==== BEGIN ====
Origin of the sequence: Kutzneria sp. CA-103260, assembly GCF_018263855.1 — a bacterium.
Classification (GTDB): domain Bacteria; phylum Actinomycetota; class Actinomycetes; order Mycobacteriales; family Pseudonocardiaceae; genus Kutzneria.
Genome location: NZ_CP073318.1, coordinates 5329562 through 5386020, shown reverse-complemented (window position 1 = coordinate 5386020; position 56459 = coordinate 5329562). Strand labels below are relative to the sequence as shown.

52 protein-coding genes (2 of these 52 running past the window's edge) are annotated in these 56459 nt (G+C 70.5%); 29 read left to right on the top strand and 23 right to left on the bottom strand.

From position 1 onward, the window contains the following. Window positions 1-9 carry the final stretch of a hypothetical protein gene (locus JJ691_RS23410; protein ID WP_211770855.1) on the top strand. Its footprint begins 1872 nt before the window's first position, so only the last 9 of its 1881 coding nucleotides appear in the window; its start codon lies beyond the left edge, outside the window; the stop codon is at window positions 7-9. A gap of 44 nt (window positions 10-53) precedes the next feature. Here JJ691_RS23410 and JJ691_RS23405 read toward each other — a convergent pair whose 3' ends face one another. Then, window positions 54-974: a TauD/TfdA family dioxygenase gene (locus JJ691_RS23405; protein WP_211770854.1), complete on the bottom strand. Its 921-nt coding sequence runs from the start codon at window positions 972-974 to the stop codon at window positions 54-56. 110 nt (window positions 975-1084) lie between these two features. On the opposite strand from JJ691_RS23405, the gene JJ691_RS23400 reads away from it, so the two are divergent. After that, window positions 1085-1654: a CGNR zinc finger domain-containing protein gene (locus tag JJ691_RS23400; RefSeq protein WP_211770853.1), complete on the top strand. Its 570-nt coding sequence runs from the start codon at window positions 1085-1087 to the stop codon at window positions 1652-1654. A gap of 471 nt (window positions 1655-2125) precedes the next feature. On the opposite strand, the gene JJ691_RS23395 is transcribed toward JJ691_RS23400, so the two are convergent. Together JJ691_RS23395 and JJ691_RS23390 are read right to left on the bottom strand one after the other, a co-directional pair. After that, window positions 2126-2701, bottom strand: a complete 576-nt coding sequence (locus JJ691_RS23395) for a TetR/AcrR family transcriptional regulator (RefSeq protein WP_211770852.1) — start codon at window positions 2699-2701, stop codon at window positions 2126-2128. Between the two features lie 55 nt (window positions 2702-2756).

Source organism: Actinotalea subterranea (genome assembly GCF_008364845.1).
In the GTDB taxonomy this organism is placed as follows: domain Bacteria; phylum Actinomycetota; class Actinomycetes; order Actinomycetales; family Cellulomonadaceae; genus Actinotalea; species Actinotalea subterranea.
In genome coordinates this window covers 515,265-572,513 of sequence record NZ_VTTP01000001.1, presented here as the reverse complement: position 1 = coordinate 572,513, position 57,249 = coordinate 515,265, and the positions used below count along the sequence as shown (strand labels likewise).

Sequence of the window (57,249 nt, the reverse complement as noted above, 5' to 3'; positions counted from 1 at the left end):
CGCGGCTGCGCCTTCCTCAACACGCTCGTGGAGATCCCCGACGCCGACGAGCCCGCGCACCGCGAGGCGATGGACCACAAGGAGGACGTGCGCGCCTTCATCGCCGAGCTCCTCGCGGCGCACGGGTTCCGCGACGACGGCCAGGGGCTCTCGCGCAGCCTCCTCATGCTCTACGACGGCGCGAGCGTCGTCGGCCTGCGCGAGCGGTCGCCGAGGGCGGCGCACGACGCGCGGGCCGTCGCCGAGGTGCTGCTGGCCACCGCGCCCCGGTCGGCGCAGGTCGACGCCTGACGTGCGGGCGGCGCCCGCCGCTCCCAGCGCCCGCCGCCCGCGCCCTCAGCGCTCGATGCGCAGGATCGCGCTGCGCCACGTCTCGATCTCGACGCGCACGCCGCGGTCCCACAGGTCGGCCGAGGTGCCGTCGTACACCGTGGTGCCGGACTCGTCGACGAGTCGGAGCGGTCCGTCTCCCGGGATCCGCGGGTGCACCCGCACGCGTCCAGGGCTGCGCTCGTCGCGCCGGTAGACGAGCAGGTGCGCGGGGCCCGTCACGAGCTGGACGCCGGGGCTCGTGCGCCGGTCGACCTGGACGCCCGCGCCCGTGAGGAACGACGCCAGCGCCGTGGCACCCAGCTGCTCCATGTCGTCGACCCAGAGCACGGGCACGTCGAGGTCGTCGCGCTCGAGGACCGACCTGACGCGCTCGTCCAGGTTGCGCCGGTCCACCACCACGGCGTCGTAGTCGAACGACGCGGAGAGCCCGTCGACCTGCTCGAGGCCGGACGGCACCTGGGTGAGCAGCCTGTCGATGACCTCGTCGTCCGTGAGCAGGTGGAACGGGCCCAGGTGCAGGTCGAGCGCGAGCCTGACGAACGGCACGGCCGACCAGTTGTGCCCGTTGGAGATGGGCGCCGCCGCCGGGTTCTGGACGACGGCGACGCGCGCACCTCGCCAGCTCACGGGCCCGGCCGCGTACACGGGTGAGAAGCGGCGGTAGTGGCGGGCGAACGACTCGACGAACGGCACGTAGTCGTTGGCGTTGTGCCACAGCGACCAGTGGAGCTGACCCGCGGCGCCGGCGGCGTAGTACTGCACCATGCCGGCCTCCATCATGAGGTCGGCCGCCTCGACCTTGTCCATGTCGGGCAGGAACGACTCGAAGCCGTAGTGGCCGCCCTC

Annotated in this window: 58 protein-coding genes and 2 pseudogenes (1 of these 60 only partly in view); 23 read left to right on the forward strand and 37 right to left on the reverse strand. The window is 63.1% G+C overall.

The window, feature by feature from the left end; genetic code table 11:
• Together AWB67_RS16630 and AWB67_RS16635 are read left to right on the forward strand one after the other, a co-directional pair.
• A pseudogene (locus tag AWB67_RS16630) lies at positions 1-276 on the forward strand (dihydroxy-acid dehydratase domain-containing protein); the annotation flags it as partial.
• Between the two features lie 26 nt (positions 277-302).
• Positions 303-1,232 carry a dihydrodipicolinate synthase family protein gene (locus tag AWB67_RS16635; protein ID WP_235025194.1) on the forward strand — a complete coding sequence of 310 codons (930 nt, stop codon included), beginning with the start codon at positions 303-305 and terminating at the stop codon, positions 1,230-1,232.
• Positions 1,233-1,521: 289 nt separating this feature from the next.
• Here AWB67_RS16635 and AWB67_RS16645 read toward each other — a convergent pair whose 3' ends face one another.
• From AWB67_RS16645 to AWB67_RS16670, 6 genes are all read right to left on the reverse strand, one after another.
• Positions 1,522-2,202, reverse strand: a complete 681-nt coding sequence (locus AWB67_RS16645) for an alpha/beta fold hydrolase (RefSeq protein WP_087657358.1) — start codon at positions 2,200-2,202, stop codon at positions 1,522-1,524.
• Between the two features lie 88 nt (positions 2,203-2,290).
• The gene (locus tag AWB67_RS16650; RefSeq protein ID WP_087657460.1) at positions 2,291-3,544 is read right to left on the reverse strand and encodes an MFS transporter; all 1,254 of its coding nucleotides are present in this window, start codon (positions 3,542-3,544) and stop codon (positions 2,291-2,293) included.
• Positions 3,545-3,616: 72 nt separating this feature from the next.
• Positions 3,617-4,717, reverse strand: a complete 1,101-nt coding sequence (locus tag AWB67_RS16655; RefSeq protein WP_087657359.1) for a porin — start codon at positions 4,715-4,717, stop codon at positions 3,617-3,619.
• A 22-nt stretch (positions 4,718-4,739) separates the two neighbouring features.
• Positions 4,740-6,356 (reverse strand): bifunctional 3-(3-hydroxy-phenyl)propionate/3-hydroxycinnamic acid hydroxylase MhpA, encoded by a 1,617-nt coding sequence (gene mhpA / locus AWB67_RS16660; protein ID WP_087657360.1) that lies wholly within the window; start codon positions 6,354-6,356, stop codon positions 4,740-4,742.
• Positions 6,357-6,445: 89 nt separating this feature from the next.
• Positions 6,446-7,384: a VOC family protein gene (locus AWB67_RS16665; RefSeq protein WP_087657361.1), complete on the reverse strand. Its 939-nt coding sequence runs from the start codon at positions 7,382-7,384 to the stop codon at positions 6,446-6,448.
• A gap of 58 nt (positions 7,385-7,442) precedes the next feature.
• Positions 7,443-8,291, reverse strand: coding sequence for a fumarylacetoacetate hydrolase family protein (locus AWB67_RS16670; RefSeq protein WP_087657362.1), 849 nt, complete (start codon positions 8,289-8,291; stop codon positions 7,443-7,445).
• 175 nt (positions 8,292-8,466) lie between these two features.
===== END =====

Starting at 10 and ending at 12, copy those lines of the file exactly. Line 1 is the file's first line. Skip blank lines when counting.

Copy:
CGCGGCTGCGCCTTCCTCAACACGCTCGTGGAGATCCCCGACGCCGACGAGCCCGCGCACCGCGAGGCGATGGACCACAAGGAGGACGTGCGCGCCTTCATCGCCGAGCTCCTCGCGGCGCACGGGTTCCGCGACGACGGCCAGGGGCTCTCGCGCAGCCTCCTCATGCTCTACGACGGCGCGAGCGTCGTCGGCCTGCGCGAGCGGTCGCCGAGGGCGGCGCACGACGCGCGGGCCGTCGCCGAGGTGCTGCTGGCCACCGCGCCCCGGTCGGCGCAGGTCGACGCCTGACGTGCGGGCGGCGCCCGCCGCTCCCAGCGCCCGCCGCCCGCGCCCTCAGCGCTCGATGCGCAGGATCGCGCTGCGCCACGTCTCGATCTCGACGCGCACGCCGCGGTCCCACAGGTCGGCCGAGGTGCCGTCGTACACCGTGGTGCCGGACTCGTCGACGAGTCGGAGCGGTCCGTCTCCCGGGATCCGCGGGTGCACCCGCACGCGTCCAGGGCTGCGCTCGTCGCGCCGGTAGACGAGCAGGTGCGCGGGGCCCGTCACGAGCTGGACGCCGGGGCTCGTGCGCCGGTCGACCTGGACGCCCGCGCCCGTGAGGAACGACGCCAGCGCCGTGGCACCCAGCTGCTCCATGTCGTCGACCCAGAGCACGGGCACGTCGAGGTCGTCGCGCTCGAGGACCGACCTGACGCGCTCGTCCAGGTTGCGCCGGTCCACCACCACGGCGTCGTAGTCGAACGACGCGGAGAGCCCGTCGACCTGCTCGAGGCCGGACGGCACCTGGGTGAGCAGCCTGTCGATGACCTCGTCGTCCGTGAGCAGGTGGAACGGGCCCAGGTGCAGGTCGAGCGCGAGCCTGACGAACGGCACGGCCGACCAGTTGTGCCCGTTGGAGATGGGCGCCGCCGCCGGGTTCTGGACGACGGCGACGCGCGCACCTCGCCAGCTCACGGGCCCGGCCGCGTACACGGGTGAGAAGCGGCGGTAGTGGCGGGCGAACGACTCGACGAACGGCACGTAGTCGTTGGCGTTGTGCCACAGCGACCAGTGGAGCTGACCCGCGGCGCCGGCGGCGTAGTACTGCACCATGCCGGCCTCCATCATGAGGTCGGCCGCCTCGACCTTGTCCATGTCGGGCAGGAACGACTCGAAGCCGTAGTGGCCGCCCTC

Annotated in this window: 58 protein-coding genes and 2 pseudogenes (1 of these 60 only partly in view); 23 read left to right on the forward strand and 37 right to left on the reverse strand. The window is 63.1% G+C overall.

The window, feature by feature from the left end; genetic code table 11: